So the premise of the story is that Sherlock has been assaulted and has a severe brain injury, resulting in right side weakness and expressive aphasia (read: the inability to speak fluently and/or grammatically and/or find the appropriate words). Because I like to torture my characters like that. So, I'm trying to figure out how to show Sherlock's struggle to speak without it being annoying to read. In real life, expressive aphasics speak with a lot of hesitation and repetition and tend to 'um' and 'uh' a lot. So I want to show Sherlock doing that, but I also don't want the reader to lose interest with all the ellipses and uh and um. I think I'm happy with the way I have it now and it gives me a place to start off and slowly have him improve has the time goes on. So if you wouldn't mind reading a bit of it and letting me know if you think it's working or not, I would be very grateful.
This is a section from the first chapter--Sherlock is in hospital and the severity of his brain injuries are being determined. Not completely edited yet. Text is subject to change without notice. All rights reserved. Void where prohibited and in Quebec.
If you are bothered by the notion of something being unable to speak freely, this is your trigger warning.
Geordie took Sherlock through a few exercises with his hands and feet first. Sherlock's right side was slow to respond, but he got all the tasks completed eventually. There were some memory and decision making tests next. Sherlock did pretty well with those. Then they moved on to the speech tests, starting with repetition. Sherlock did about fifty-fifty on those, able to repeat some words and a few short phrases, but having trouble with longer sentences.
Geordie held up a pen next. “Do you know what this is?” he asked. Sherlock nodded, looking insulted. “Can you tell me?”
Sherlock frowned and concentrated. “Tr... uh... blue,” he said.
“Yes, the ink is blue,” Geordie said, in a praising tone of voice. “But what is the object itself called?”
“Pen,” Sherlock came up with, after several seconds of opening and closing his mouth and saying 'uh...'.
“Perfect, great,” Geordie said, making a note on his paper. “What do you do with a pen?”
“Words,” Sherlock said, making a writing movement. “And... um... maths and... and... and... pictures.”
“Great,” Geordie repeated. He made some more notes. John tried to read them, but they were too far away for him to do it without being obvious. Geordie touched his glasses next. “What about these?”
“Spectacles,” Sherlock said, without too much hesitation. “Broken... eyes... um... um... hear... no... uh... look.”
“Perfect,” Geordie said.
Sherlock rolled his eyes at John, who hid a smile.
Geordie pointed to John next. “Do you know who this is?” Sherlock nodded again. “Can you tell me his name?”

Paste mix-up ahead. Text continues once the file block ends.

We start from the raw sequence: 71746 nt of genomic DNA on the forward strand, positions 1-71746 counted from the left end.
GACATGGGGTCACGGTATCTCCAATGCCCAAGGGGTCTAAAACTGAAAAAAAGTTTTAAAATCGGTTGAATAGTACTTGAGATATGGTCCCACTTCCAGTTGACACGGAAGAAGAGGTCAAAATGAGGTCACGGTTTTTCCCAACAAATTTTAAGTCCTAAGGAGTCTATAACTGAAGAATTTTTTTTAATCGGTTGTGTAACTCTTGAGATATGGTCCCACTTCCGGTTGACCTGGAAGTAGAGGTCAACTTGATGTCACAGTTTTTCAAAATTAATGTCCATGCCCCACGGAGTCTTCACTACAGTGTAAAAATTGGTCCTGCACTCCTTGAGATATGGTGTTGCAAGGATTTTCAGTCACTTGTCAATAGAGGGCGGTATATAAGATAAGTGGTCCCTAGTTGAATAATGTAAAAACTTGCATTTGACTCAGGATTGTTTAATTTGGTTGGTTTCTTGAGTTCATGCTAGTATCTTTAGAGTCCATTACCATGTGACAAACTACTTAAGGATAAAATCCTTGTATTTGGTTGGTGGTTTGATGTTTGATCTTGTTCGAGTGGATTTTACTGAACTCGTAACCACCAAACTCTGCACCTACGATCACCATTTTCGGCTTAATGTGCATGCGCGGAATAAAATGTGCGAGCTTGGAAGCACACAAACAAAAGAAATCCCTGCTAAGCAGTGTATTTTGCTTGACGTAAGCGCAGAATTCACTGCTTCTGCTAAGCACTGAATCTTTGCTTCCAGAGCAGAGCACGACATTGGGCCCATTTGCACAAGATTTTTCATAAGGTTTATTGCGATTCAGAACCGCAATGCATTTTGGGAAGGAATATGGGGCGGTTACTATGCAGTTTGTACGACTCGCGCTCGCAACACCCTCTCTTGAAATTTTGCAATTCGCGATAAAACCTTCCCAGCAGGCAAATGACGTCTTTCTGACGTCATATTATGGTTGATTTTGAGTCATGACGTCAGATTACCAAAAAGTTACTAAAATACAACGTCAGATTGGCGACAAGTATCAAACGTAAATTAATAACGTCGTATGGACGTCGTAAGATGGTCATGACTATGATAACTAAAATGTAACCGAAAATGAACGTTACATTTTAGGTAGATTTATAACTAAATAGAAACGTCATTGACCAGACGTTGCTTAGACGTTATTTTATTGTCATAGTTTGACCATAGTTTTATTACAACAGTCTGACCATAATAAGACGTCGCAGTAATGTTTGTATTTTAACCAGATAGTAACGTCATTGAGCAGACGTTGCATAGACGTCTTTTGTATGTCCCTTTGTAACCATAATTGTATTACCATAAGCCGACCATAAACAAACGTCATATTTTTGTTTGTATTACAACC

Sherlock looked over at John and opened his mouth. Nothing came out. He closed and opened it several times. “No, no,” he said. Or maybe 'know, know'. He looked annoyed and then a bit panicked and John really had to bite his tongue not to say his name for him. Sherlock looked back at Geordie and shook his head.
“That's all right,” Geordie soothed. “Can you tell me about him?”
Sherlock looked at John again. “Baker... Baker,” he said. “Baker.”
“That's our address,” John explained.
Geordie nodded, but put a finger to his lips and John clamped his mouth shut. “Tell me more, Sherlock,” he said. “What does he do?”
“Pills...” Sherlock said. “Pills... and... running... and... uh... war. Also... words... stories... not... pen... words... keys... words.” He made a motion of typing on a keyboard. John guessed he was trying to explain about the blog. “Words.”
“Great,” Geordie said. “Can you tell me anything else?”
“Women,” Sherlock said and John chuckled at the disgusted tone in his voice. “And... pub... also... uh... tea... tea and.... short...” John gave him a mock annoyed look at this and Sherlock grinned. “Me... follow...” he shook his head, as though disagreeing with himself. “No. No. Me...” he made an odd gesture John couldn't interpret, a sort of circular motion between the two of them. “Trouble... me... fix...”
“Do you want to write it?” Geordie asked.
Sherlock nodded, and snatched the pen as soon as it was close enough. He scribbled on a piece of paper Geordie set down, then pushed it back.
“He assists you with your work,” Geordie read, with a nod. “And what do you do for a living Sherlock? What does he assist you with?”
“Murder,” Sherlock answered, without hesitation.
John felt that interceding here was necessary. “Uh, he's a detective,” he explained. “We solve murders.”
“Oh, I see,” Geordie said, looking a bit relieved.
“No, no,” Sherlock said. Or again, maybe 'know, know'. He pointed to the paper and Geordie handed it back to him. He wrote on it again and pushed it toward John.
He picked it up and read it. The words 'John H. Watson' were printed in capital letters and underlined twice, as though Sherlock were trying to prove that he remembered it.
“Know,” Sherlock said, and John knew which word he meant this time. “Know... you.”